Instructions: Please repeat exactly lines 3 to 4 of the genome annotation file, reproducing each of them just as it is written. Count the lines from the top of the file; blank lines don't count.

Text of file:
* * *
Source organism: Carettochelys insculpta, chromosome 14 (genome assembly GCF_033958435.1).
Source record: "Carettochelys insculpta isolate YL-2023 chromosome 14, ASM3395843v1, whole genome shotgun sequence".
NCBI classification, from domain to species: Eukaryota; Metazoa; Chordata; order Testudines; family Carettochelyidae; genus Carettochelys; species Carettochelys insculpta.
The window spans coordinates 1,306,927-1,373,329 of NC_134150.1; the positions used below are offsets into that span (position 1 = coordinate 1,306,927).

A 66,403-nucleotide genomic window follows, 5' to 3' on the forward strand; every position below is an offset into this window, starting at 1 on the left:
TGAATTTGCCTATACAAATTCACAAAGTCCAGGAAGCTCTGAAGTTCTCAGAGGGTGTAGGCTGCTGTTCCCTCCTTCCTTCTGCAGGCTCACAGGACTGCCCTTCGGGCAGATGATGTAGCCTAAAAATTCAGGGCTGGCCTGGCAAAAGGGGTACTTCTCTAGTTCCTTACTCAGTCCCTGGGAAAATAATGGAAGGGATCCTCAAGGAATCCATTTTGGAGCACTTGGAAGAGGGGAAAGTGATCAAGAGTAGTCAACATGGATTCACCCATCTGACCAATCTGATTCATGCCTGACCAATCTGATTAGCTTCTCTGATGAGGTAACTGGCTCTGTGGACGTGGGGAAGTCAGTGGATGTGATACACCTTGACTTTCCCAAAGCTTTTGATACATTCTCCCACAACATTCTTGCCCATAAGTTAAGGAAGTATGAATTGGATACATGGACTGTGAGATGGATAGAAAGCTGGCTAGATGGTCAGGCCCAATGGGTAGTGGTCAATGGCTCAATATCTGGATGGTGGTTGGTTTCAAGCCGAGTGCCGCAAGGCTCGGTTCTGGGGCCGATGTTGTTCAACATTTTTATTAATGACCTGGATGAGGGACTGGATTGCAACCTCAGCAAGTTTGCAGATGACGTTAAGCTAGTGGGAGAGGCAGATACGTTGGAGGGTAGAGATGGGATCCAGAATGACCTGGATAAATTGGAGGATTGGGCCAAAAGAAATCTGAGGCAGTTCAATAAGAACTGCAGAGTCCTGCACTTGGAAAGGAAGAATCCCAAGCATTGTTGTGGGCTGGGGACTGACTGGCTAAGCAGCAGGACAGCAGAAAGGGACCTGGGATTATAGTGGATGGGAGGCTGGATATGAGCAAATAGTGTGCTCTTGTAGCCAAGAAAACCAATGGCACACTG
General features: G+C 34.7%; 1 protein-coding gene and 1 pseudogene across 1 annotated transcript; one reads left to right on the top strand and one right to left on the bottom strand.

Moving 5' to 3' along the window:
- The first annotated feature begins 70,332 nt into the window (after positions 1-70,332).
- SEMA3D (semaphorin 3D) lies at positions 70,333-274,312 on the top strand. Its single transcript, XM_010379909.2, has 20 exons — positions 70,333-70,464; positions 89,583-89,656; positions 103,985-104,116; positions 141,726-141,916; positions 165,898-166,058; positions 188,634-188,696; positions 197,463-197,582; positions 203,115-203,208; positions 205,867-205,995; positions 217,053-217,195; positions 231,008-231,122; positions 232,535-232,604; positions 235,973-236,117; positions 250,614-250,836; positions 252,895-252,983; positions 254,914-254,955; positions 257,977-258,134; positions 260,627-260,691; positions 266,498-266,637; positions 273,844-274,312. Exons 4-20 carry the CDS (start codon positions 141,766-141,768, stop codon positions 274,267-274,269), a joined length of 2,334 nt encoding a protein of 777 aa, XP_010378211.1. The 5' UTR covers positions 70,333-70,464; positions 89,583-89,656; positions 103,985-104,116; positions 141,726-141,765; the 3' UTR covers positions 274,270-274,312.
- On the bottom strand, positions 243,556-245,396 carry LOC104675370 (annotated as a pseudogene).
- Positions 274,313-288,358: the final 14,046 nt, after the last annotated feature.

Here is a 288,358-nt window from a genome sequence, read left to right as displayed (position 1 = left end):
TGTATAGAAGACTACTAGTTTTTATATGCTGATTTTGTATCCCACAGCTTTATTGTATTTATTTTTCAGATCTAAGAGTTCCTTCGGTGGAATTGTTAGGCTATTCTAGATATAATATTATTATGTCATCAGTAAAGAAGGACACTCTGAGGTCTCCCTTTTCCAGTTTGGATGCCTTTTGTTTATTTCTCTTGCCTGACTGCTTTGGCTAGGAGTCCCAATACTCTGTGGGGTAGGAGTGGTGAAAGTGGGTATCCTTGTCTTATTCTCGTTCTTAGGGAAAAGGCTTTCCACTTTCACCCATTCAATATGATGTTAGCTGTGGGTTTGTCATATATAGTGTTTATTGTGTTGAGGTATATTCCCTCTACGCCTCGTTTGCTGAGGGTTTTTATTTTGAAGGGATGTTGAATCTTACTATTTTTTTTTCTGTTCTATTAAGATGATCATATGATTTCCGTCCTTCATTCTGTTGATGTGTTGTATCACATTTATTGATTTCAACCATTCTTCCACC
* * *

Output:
NCBI classification, from domain to species: Eukaryota; Metazoa; Chordata; order Testudines; family Carettochelyidae; genus Carettochelys; species Carettochelys insculpta.
The window spans coordinates 1,306,927-1,373,329 of NC_134150.1; the positions used below are offsets into that span (position 1 = coordinate 1,306,927).